Left hanging?

I’m near the end of a new book, and I sincerely hope it ends when it ends. Cliffhangers can be good, but right now I can do without them.

Patrick Ness wrote one with his The Knife of Never Letting Go. There was a blog in the Guardian about his book and cliffhangers in general, a couple of weeks ago. It seems that his cliffhanger is followed by a new book out now, that is also a cliffhanger. Aargh…

If Patrick’s second book had been to hand at the end of book one, I would have reached for it. His cliffhanger is very cliffhangery. But now, I’m not sure. It’s not that I don’t want to, but my urge has subsided. And I seem to have had a narrow escape by not reading The Hunger Games by Suzanne Collins, which was very, very highly praised my my young reviewers last year. Their wait is not over yet.

It must be tempting to end a book, leaving the reader hanging on for dear life, and they’ll come back and buy the next book, too. But will they?

I know we all waited for Harry Potter. But he wasn’t about cliffhangers. And the waiting worked best for adults and those children who began at the right age. Twelve to eighteen months is a lifetime for the really young. For the older ones, they may well have moved on to other reading by the time the sequel turns up.

The reason I’m concerned about my current read, is that among the comments from young readers printed in my proof copy, there is a wish for more. To my thinking, this story has to end here. In the ‘disaster’ genre, you don’t want a new disaster next year for any surviving characters.

Or do you?


14 responses to “Left hanging?

  1. I heard Patrick Ness talk at the recent Federation of children’s books groups conference. My view is that you OWE it to your readers to give them a free standing book, even if in your mind it’s part of a trilogy. You can easily do that by tying up some ends but leaving other questions unanswered or hinting that there will be developments at the end of this book. No need for anyone to be up all night wondering what on earth is going to happen, I don’t think. Have not yet read Patrick’s book but plan to, one of these days. He’s a very good speaker indeed and a great reader of his own work. The bit he read out from The Ask and the Answer ( great title!) seemed to have Cormac McCarthyish echoes.

  2. I had a wonderfully thought out comment to post but have decided i’m going to be proactive rather than merely reactive and tell the world exactly what i think on my own blog rather than using yours as a soapbox.

    Well that’s the plan anyway. perhaps i should write it before unashamedly drawing attention to myself.

    Either way, i thank you for inspiring me to atleast try to pretend to think about writing something…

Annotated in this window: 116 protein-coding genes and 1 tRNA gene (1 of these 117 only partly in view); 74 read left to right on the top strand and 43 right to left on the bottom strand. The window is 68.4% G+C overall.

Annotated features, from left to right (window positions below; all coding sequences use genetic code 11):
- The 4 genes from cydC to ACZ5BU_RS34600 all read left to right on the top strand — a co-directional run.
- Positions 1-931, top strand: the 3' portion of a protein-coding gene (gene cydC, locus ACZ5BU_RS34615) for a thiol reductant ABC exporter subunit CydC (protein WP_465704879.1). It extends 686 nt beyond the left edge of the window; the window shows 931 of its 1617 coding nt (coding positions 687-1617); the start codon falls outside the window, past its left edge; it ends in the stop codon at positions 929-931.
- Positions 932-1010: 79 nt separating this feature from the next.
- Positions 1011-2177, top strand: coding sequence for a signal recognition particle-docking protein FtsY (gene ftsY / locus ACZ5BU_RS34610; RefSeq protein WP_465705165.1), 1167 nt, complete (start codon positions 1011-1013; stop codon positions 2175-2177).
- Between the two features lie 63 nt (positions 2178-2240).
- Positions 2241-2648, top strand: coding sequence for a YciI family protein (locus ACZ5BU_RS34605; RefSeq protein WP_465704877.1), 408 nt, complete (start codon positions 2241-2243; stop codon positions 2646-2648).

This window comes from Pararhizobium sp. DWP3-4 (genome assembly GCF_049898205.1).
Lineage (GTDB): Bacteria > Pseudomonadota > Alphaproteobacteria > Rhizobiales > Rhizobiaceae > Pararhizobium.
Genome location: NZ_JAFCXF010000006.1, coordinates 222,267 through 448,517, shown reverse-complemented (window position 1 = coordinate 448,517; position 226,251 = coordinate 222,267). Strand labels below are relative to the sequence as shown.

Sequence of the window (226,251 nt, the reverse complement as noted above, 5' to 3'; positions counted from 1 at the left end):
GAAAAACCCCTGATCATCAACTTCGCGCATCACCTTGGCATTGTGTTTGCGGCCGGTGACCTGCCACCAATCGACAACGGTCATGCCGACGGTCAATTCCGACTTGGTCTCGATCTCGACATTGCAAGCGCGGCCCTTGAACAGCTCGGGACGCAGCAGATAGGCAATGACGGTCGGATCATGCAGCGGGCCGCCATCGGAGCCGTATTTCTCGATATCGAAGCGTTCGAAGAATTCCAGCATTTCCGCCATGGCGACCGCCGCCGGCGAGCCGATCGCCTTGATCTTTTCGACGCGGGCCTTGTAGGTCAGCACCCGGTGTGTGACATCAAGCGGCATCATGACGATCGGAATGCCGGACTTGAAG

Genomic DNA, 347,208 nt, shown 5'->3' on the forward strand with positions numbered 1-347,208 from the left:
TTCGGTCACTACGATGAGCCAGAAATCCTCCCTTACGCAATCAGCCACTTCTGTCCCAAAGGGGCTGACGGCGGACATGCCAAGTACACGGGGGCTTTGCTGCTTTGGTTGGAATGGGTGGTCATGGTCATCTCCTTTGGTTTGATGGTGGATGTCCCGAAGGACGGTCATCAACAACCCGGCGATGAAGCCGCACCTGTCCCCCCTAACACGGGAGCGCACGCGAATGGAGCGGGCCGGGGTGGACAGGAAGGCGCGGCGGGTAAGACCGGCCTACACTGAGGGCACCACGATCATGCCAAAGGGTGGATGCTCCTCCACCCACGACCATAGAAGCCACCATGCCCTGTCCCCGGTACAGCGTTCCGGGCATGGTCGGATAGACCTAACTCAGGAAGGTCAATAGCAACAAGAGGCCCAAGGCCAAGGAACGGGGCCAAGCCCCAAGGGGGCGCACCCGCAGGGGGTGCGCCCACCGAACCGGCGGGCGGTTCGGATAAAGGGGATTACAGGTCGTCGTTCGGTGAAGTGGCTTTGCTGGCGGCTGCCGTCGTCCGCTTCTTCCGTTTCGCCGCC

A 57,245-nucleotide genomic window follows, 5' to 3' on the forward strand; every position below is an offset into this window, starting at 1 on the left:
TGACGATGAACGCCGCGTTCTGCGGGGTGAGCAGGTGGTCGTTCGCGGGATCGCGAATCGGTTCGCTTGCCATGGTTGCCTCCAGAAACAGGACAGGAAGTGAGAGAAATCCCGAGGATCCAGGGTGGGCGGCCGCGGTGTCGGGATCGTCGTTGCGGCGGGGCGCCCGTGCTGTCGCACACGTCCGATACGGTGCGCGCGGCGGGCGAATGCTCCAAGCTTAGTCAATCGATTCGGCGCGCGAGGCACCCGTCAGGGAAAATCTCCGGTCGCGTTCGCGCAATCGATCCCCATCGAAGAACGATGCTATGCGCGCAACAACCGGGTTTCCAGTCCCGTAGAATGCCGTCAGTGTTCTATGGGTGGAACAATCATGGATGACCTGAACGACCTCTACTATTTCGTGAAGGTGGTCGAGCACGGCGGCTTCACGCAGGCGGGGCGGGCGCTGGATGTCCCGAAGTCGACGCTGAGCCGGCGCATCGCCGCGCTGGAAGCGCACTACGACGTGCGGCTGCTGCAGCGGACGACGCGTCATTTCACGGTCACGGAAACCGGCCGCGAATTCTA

3. I think it’s possible to finish a book (part of a series) ‘in media res’ without actually creating a cliffhanger. In short, you can have emotional closure but still make it clear that there is more action to come.

    Katherine Langrish does this at the end of her Troll trilogy (not giving away any endings, by the way). But she finishes ingeniously in the future tense, making it clear that ‘there are no endings’. This is perfectly okay, even at the end of a trilogy, because the emotional closure is there.

    I’m currently planning a trilogy of my own, and I know already that the first book will finish at a cliffhanger of sorts. But already I have been working on how to make it so that this cliffhanger still feels like a satisfying ending. It is important.

  4. I have been thinking quite a lot about this for reasons of my own. I think there are certain stories that are genuinely just too big to be told as stand-alones. Maybe it’s better to see them as one book in three volumes. Lord of the Rings, anyone?
    The first readers might have to wait three years to read the whole work, but readers after that have no problem. And, as writers, you have to hope for at least a three-year shelf life for your books, don’t you?

  5. Elen, might three years not be too long for young readers, though? There’s a huge difference between a reader of 9 and reader of 12, or between 11 and 14. I know it’s not good for the cashflow, but perhaps hold on to book 1 until book can be produced soon after? And book 3? Oh dear… that sounds like you need to do all your writing career in advance!

  6. Yes, the Resident IT Consultant muttered something about Lord of the Rings while we discussed this.

    The Troll trilogy is a good example of what to do. I finished them safe in the knowledge I would have more, but wasn’t desperate, because Katherine finished each book.

    I hope books have a long shelf life, but we do tend to treat books as something you won’t want in ten years time. Maybe a writer should be sufficiently far along with their trilogy that there only needs to be a year between books.